Platelet Rich Plasma Therapy
What is a Platelet Rich Plasma injection?
Platelet Rich Plasma, or PRP as it is commonly called, falls into a form of medicine referred to as “regenerative medicine” since the goal of treatment is to regenerate tissue. It involves drawing a small sample of the patient’s blood, concentrating certain healing components from the sample, and re-injecting the mixture back into the patient’s body at the site of an injury. PRP is a safe and effective treatment option for many conditions including tendonitis, ligament injuries, muscle trauma, plantar fasciitis, arthritis, fractures, and even diabetic ulcers. In fact, many surgeons are now incorporating PRP into their surgeries for faster healing.
How do PRP shots work?
The way PRP injections work is by kick-starting the healing process of an area that is “stuck” in the inflammatory stage. Your body responds to injuries by recruiting platelets to the site. PRP delivers a higher concentration of platelets directly to the area of need, which contain growth and healing factors essential for repairing tissues. In addition, platelets attract other vital proteins from the blood to assist healing. No outside chemicals are added to the plasma; it consists of components from your own blood that have been concentrated and carefully placed where they can be used to aid the natural healing process.
How is the procedure performed?
PRP treatment involves drawing a small amount of the patient’s blood and spinning the blood down in a centrifuge. A centrifuge is a piece of medical equipment that spins tubes of blood at a high rate of speed and separates the blood into different layers based on their weights. The layer containing the concentrated platelets is separated from the other layers, then precisely injected back into the area in need of repair. PRP is usually injected using advanced imaging guidance to ensure it is placed in the proper location.
Why does PRP work?
We think of inflammation as a bad thing but it has a physiological purpose: it’s the first stage of healing. The problem is that many injuries become chronic and the body gets “stuck” in this phase. If an area does not get past the inflammatory stage into the healing stage, it can linger in the inflammatory stage for months or even years. PRP shots stimulate the site, turning an old chronic injury into a “new” injury and allowing the healing process to continue through its inflammatory phase into the healing phase.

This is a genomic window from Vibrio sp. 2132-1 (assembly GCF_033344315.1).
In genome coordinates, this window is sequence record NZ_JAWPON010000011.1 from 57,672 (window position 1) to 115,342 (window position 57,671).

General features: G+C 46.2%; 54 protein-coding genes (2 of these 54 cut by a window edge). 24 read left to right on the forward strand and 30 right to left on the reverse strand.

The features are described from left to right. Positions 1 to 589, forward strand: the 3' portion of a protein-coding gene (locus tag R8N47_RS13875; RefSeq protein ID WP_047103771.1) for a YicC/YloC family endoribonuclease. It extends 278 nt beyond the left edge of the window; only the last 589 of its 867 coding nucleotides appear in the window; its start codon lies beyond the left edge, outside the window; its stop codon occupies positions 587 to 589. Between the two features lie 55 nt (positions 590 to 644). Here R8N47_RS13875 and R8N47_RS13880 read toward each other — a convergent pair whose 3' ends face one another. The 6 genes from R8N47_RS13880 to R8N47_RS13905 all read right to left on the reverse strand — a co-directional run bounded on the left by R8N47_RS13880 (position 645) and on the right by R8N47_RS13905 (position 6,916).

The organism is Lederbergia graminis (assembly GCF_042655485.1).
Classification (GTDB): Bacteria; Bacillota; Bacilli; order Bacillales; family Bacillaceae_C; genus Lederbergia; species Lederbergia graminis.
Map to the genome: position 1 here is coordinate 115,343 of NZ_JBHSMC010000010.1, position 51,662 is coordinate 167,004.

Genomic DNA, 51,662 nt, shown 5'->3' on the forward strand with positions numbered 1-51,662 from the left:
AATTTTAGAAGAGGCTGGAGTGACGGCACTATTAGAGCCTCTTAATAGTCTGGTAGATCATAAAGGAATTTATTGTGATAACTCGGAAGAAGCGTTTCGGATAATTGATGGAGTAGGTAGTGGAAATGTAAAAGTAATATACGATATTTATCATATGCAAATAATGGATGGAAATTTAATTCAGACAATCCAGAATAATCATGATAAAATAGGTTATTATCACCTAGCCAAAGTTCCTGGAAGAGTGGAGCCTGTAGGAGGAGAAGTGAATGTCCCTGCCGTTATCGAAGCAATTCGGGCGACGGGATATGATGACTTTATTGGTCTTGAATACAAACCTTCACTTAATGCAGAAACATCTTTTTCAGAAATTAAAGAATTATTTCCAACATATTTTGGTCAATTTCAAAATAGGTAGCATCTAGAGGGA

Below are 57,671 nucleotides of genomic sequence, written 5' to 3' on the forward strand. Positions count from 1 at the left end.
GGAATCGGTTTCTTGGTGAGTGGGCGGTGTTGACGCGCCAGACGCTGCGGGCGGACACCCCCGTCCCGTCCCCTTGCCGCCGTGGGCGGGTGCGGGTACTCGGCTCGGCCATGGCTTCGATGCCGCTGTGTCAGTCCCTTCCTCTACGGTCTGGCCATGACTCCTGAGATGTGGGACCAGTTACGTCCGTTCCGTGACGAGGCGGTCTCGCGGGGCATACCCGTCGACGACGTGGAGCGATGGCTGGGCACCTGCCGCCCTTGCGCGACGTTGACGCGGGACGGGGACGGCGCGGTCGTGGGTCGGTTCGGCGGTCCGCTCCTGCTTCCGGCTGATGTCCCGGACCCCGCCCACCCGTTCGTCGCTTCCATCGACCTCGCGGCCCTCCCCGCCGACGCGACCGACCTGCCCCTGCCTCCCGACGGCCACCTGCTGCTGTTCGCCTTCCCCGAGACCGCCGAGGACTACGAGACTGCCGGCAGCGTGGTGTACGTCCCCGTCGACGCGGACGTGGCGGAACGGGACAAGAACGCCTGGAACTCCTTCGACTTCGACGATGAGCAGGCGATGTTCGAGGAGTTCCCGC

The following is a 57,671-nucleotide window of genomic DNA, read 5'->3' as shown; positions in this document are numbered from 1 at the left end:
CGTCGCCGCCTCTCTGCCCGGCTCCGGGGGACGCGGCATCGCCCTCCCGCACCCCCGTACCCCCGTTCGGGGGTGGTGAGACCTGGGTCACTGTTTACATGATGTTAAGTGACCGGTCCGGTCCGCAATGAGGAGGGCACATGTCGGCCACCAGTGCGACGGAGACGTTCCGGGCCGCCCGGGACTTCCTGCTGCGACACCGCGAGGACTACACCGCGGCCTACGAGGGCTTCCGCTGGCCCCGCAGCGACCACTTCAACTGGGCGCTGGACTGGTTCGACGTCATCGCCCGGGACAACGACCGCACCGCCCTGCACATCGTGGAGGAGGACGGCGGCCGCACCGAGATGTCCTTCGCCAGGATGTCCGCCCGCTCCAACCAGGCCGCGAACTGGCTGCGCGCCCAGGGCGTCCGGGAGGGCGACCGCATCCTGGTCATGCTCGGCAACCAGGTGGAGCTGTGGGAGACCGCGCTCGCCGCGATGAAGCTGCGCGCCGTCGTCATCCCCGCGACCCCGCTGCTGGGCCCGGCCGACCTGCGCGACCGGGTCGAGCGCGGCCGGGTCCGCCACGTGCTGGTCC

How are PRP shots different from cortisone injections?
In a sense, PRP shots function in the exact opposite way that cortisone or steroid shots function. Cortisone and steroids are powerful anti-inflammatory agents. They have been used for decades to relief painful inflammation. The trouble is that the inflammation comes right back after they wear off because you are not treating the underlying cause.
PRP therapy is only one potential option for encouraging healing or relief from many foot and ankle problems. If you have a chronic condition, Drs. Leon Watkins, Maria Markiewicz, and Charles Caplis can offer a full examination and advice on which forms of treatment might find you the comfort you deserve. Schedule an appointment with our office by calling (504) 708-4810 or visiting our appointment request page.